DANIEL Geale has already authored one of the best professional ledgers in Australian boxing history.
But almost four years removed from his last punch-for-pay outing, the three-time world titleholder refuses to close the door on a potential return.
“I get asked constantly about it, people are definitely still interested, especially when they find out that I haven’t fully retired,” Geale told the Main Event Boxing Podcast.
“My biggest thing, the reason why I didn’t want to retire, especially after my last fight. I didn’t feel like I was finished, I didn’t feel like it was the right time.
“In saying that, I felt like I needed a rest. I felt like I needed a bit of a break from the sport that I loved, and had so much success with. But I didn’t think it was the right to hang up the gloves.
“Now, I don’t know. I still feel there is definitely some desire there.
“But I also know how hard it is to get myself to where I need to go. The reason that I haven’t had a fight since then, I didn’t want to just jump in there and fight for money.
“Whenever I stepped into the ring, I’m in there fighting for a reason. I’m fighting more because I want to win, I want to win titles, I want to be the best that I can possibly be. That’s always been my motivation when I’ve been in that boxing ring.”
In his prime, Geale was widely considered to be the best fighter of his generation, unifying versions of the middleweight championship, including two lucrative decision wins in Germany — a rarity in any landscape.
Despite this, the temptation to return and face the current generation of stars, including the likes of former titleholder Jeff Horn and unbeaten prodigy Tim Tszyu, is something Geale has considered.
“For me, if that motivation isn’t there 100 percent, I’m not going to bother stepping in there,” he said.
“It’s too risky a sport, and you can receive too much damage by doing so. Once I had that fire back in my stomach, and obviously everything has to fit together.
“You have to have the right team, you have to have the right motivation. You’ve got to be in the gym everyday. I’d like to say that was it, and it probably will be, but to be honest, there aren’t any real fights that will tempt me.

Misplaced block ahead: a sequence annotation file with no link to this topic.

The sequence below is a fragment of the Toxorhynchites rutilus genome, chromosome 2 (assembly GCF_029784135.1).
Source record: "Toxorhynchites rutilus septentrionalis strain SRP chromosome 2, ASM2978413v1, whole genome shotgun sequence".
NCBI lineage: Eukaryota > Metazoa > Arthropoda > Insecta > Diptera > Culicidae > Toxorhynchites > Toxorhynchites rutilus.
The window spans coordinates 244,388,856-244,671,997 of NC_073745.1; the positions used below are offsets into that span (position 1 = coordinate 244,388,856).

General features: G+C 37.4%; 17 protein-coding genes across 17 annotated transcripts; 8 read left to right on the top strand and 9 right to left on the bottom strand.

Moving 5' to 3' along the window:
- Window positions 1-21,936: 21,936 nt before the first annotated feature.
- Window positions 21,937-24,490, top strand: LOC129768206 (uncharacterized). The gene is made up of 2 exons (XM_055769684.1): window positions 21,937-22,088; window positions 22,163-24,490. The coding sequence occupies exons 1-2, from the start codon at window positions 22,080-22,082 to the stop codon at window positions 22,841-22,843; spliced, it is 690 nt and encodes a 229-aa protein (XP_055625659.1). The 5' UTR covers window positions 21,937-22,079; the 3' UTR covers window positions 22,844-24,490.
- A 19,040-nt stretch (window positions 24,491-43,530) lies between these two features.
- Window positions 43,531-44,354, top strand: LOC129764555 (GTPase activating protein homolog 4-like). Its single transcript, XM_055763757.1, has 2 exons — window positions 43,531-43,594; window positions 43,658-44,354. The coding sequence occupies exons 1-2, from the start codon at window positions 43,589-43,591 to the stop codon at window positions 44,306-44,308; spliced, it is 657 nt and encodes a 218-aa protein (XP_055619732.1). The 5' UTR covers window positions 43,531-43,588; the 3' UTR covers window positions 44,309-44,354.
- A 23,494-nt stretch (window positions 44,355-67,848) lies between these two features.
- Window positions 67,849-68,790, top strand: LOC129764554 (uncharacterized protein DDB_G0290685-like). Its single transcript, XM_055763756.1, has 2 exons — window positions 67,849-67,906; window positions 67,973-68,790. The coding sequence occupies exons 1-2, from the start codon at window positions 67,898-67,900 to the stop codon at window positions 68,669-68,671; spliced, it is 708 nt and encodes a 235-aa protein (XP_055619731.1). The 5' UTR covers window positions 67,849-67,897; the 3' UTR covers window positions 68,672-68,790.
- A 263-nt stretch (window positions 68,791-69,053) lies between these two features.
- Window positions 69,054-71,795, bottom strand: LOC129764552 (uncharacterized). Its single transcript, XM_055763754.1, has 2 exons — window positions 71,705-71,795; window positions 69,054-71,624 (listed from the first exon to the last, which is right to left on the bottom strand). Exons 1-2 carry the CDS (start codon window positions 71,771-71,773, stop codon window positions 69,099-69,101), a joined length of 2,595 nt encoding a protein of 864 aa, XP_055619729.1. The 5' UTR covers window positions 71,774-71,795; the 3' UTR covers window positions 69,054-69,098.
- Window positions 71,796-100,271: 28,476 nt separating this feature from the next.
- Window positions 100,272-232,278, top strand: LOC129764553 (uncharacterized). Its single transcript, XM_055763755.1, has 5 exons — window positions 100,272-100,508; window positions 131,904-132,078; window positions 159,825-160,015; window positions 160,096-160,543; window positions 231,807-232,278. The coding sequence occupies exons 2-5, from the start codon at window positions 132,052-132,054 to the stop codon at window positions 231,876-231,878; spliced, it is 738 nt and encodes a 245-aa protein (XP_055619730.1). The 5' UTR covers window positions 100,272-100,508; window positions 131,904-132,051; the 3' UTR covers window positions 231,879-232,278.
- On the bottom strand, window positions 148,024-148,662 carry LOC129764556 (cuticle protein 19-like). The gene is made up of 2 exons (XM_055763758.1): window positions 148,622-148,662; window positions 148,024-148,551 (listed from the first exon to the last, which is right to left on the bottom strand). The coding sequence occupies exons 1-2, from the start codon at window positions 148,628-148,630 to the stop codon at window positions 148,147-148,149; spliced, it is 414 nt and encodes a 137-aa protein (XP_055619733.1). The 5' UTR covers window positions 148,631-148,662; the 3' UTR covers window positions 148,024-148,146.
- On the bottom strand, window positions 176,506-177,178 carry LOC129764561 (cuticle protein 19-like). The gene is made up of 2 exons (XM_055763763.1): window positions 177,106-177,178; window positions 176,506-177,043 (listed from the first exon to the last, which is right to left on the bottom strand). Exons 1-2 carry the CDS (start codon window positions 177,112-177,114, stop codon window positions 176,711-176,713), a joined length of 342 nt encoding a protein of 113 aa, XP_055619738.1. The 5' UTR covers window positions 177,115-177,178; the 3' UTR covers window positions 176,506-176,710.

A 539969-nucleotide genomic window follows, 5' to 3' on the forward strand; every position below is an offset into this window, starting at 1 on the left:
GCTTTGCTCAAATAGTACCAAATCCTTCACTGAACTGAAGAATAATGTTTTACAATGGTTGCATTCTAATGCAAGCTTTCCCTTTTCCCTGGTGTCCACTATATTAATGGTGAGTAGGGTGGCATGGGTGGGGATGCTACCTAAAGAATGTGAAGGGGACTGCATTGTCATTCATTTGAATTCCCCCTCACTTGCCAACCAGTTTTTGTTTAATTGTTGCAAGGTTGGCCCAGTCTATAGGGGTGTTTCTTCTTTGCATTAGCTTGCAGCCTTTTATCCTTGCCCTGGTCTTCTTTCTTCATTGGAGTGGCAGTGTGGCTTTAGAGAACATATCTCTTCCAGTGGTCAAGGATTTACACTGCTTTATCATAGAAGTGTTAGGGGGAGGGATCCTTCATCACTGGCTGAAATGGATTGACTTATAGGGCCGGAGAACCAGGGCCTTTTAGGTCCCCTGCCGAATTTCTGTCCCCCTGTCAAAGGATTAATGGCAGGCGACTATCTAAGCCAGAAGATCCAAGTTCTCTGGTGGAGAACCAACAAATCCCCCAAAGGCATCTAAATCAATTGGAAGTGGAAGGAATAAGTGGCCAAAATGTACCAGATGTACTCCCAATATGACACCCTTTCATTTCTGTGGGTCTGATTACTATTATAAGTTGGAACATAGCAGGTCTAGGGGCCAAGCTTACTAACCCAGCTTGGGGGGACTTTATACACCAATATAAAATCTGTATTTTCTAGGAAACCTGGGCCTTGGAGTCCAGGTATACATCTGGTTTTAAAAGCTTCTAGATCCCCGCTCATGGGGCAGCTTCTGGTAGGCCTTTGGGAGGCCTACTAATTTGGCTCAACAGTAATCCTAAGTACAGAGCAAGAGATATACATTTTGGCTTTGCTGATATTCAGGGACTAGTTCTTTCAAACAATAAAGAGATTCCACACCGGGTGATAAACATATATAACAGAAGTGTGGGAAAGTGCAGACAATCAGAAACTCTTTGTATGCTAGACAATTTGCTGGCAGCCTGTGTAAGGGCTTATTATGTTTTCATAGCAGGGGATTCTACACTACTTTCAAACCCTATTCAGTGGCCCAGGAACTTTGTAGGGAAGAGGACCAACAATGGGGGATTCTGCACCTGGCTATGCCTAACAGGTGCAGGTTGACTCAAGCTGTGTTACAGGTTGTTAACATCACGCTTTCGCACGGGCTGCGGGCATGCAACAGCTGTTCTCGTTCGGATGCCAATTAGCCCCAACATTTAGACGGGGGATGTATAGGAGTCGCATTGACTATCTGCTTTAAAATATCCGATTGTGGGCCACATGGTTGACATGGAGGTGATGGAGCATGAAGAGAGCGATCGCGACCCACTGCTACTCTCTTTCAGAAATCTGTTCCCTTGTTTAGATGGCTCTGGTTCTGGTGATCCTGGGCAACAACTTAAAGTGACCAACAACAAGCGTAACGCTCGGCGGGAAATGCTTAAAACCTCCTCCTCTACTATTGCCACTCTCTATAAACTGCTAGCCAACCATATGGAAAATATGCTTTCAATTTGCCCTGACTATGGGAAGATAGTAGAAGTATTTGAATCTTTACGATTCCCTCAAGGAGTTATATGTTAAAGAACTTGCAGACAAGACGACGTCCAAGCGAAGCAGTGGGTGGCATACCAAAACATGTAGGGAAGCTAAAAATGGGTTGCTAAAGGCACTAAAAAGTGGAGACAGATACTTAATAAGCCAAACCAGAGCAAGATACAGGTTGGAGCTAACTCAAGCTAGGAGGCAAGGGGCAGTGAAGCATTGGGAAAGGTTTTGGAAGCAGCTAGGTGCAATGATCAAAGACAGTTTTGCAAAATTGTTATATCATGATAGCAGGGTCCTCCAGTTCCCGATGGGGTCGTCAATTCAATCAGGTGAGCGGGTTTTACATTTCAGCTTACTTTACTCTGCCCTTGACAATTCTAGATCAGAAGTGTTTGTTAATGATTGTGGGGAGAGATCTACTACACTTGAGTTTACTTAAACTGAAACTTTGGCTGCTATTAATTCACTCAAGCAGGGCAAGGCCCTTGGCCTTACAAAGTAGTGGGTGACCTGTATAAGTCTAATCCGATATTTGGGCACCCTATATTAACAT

“People at the moment are constantly asking about fighting any of the guys, Tim Tszyu, any of those top guys at middleweight at the moment. To me, I don’t feel like I need to, or really want to that much.
“And if I did, I feel like there’s a percentage that I’d beat, no problem. I’ve got to be fully dedicated to what I’m doing, and at the moment, I can’t be that.”
Over the course of a twelve year professional career, the 39-year-old bested a slew of stars, including wins against domestic rivals Anthony Mundine and Daniel Dawson, followed by international scalps over world level operators such as Roman Karmazin, Sebastian Sylvester, Felix Sturm and many others.
Daniel ‘The Real Deal’ Geale did the impossible twice in winning two world title fights as a visitor in Germany, to cement his place in Australian sporting history. He discusses those bouts, two clashes with Anthony Mundine, his fights on the big stage in the USA and what his future holds.
However, the former Olympian is known to wider mainstream audiences for his losses against future Hall of Famers Gennady Golovkin and Miguel Cotto, with the latter falling in compromised circumstances.
Given the opportunity to reflect on his past achievements, Geale (31-5, 16 KOs) looks back on those high-profile losses with a sense of pride.
“Keeping positive in those situations when things happen. It can be very frustrating,” he explained.
“I was in a defensive frame of mind (against Golovkin), I had made him miss a fair bit.
“Another part that frustrated me, I knew he was going to be trying to counter punch me a fair bit. I know his tactics and game plan were to counter punch me because I was making him miss fairly regularly.
“That was his opportunity, to almost punch when I punched, and I just didn’t get out of the way of one. It was a good shot.
“There are different punchers around, I’ve been hit by a lot of people. Golovkin definitely had great power, he definitely had hard hands. There were other guys that had awesome power as well. It’s hard to separate too much, especially in some of the longer fights I’ve had.
“He’s definitely up there in the middleweights. To be able to achieve what he’s achieved in the middleweights, it was pretty special.”
Meanwhile, an imposed and contractual catchweight against lineal titleholder Cotto provided a far from ideal platform to cause yet another upset on foreign soil.
“They started talking about a fight with Cotto at middleweight, and then possibly lighter than middleweight,” he revealed.
“I had to rip off a lot of weight, and get down to 71.30 kilos, as opposed to the middleweight weight limit, which is 72.57. It didn’t seem like a lot, but my weight was up a little bit, expecting a different fight.
“I did the job, I got there. I probably wasn’t physically as strong as I wanted to be. But yeah, that’s boxing.”
Recognising the lucrative nature of a fight against the popular Puerto Rican — who regularly headlined events at marquee arenas in New York — Geale accepted the fight in difficult circumstances.
“It was either take it at 157 (pounds) or don’t take it at all,” he concluded.
“I seen it as an opportunity, I’d never fought for the WBC world title, it was a massive opportunity.
“I’ve done a few hard ones, but that was definitely the worst. You are on the brink of dehydration, it’s not the best feeling. I knew because I had to do those drugs tests, I had to drink a lot of fluids, my body was going up and down constantly.
“My memories of it aren’t perfectly clear. I don’t know if that was the weight loss and all that stuff. I got to the venue and I felt okay, but my body, my reflexes, my mind, just weren’t 100 percent on the day unfortunately.”
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